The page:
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Fabric and/or bead applique tips?

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  • cricket
    I don't sew fancy regalia, but I make Oregon trail jackets, has alot of ribbon quilting and Native butterfly designs and pretty fringes. I premake the butterfly designs using strips of very small triangles of calico and sewing them on strips of muslin as reinforcement. Then use Wonder Under, ironed on the design back and then place design on the denim and iron again. Finish off with satin stich. I know that you ladies use mostly satin but the Wonder does really work.

    There is also this stuff called Heatnbond its an iron on adhesive. I purchased it a Michaels. I don't think I would use it for satin without a test patch using scraps but for adhesion of bead work I think it would be great. Again, test patch first its much stickier than Wonder Under. Oh yeah, I don't think I'd use it if you wanted to keep bead work recycleable, like childrens regalia, the design won't come off. Its"much"stickier it might be cool to bead work on top of it and then a layer of canvas then heat the whole thing up. It could help threads hold beads on to pieces. I've not tried that it just came off the top of my head. Might be worth a try, I have some beads and some of this Heatnbond, what size bead do people use? I'll give it a test try if any one is interested. PM me with a size bead your using, I can possibly do a small string of beads and then say wash and dry to beat it up a little and see what happens.

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  • yishdioh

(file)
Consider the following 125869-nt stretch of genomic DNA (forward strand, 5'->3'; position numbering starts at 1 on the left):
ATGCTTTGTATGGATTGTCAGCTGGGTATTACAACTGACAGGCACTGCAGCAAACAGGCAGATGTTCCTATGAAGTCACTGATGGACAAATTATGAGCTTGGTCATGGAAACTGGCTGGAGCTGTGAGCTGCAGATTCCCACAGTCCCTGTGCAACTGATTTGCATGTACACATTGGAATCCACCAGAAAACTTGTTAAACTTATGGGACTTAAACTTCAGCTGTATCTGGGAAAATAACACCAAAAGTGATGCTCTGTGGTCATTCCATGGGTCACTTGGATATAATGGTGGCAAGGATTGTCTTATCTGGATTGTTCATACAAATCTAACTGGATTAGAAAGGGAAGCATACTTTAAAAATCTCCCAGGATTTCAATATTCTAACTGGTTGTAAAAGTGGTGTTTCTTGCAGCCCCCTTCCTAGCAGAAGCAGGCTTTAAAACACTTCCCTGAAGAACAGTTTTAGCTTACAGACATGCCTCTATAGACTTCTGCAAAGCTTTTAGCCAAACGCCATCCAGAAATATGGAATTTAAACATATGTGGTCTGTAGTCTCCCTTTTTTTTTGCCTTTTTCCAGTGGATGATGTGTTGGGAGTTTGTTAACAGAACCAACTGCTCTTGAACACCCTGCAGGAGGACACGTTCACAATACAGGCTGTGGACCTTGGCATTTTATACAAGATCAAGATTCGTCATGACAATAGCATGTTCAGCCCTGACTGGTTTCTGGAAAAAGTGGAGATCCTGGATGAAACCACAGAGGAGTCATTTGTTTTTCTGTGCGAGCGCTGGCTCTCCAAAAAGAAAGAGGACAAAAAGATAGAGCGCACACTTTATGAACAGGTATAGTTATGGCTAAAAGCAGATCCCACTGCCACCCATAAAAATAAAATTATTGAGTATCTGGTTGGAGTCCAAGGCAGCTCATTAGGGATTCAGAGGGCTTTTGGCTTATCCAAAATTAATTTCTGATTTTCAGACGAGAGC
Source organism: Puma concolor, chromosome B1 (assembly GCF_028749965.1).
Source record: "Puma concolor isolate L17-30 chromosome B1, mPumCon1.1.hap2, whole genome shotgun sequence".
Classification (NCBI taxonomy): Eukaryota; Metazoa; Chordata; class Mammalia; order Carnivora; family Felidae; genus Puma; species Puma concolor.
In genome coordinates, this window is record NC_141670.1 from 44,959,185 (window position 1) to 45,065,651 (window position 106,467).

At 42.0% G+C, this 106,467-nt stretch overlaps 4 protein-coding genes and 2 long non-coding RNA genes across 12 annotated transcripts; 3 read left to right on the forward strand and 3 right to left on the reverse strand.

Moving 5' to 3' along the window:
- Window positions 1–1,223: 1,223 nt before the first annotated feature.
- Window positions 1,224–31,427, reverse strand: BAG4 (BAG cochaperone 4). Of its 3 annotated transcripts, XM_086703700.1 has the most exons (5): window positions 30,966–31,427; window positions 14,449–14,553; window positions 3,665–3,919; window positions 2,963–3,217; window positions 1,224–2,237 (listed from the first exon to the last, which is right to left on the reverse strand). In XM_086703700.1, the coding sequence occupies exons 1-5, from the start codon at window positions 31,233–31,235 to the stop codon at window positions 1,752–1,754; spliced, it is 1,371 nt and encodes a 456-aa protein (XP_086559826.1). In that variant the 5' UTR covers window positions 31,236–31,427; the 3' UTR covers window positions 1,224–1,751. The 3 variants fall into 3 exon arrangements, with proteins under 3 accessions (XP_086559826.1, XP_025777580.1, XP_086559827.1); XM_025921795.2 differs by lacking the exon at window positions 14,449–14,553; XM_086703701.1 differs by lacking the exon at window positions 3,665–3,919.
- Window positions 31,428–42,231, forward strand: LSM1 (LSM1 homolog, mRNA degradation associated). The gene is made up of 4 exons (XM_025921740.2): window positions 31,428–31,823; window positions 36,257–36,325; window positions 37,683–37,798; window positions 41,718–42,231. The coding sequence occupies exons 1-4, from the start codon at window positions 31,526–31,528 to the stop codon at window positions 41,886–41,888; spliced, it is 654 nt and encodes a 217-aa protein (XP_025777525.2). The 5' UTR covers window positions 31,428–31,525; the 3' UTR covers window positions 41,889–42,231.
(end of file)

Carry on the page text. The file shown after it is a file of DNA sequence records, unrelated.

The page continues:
For rosettes we bead them on canvas and then cut circles from plastic yogurt cup lids to put behind them. I have a friend who does her beadwork on interfacing, the thicker sew-in type.

    For fabric applique we have been using "Wonder Under." It's a lot like iron-on interfacing but it has the iron-on stuff on both sides. It's sometimes called fusible webbing or fusible backing. You draw your patterns backwards on the paper backing side and then iron the other side to the back of your fabric. Cut out your designs along the lines you drew and then peel the paper backing off so you can iron them onto your main piece of fabric. It's really popular as a modern quilting technique. You can do a satin stitch or zigzag stitch over the edges of the design pieces once they're ironed on so the edges won't fray.

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  • chemika
    I use some stuff called "Kid`s Craft Foam." You can get it in craft departments. It comes in packs of three large sheets. Its good to bead right on it. Not too thick and holds beads well. I know a lady that beaded her little girls legging design on it. try it. If you don`t like it , your kids will get creative with it

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  • Singing Otter
    Majii, Thanks again! I have a lot of boxes here. I think I'll try it. I'm going to practice first... I have alot of work to do. lol

    Thanks Suzizila - I was thinking about using the transfer sheets cause I can't draw!

    I think that Joann's fabrics is having a sale until the 27th of January. For you guys that like to shop there, if you fill out one of their cards, they'll send you coupons for up to 50% off one item (I use it for expensive stuff ).

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  • Suzizila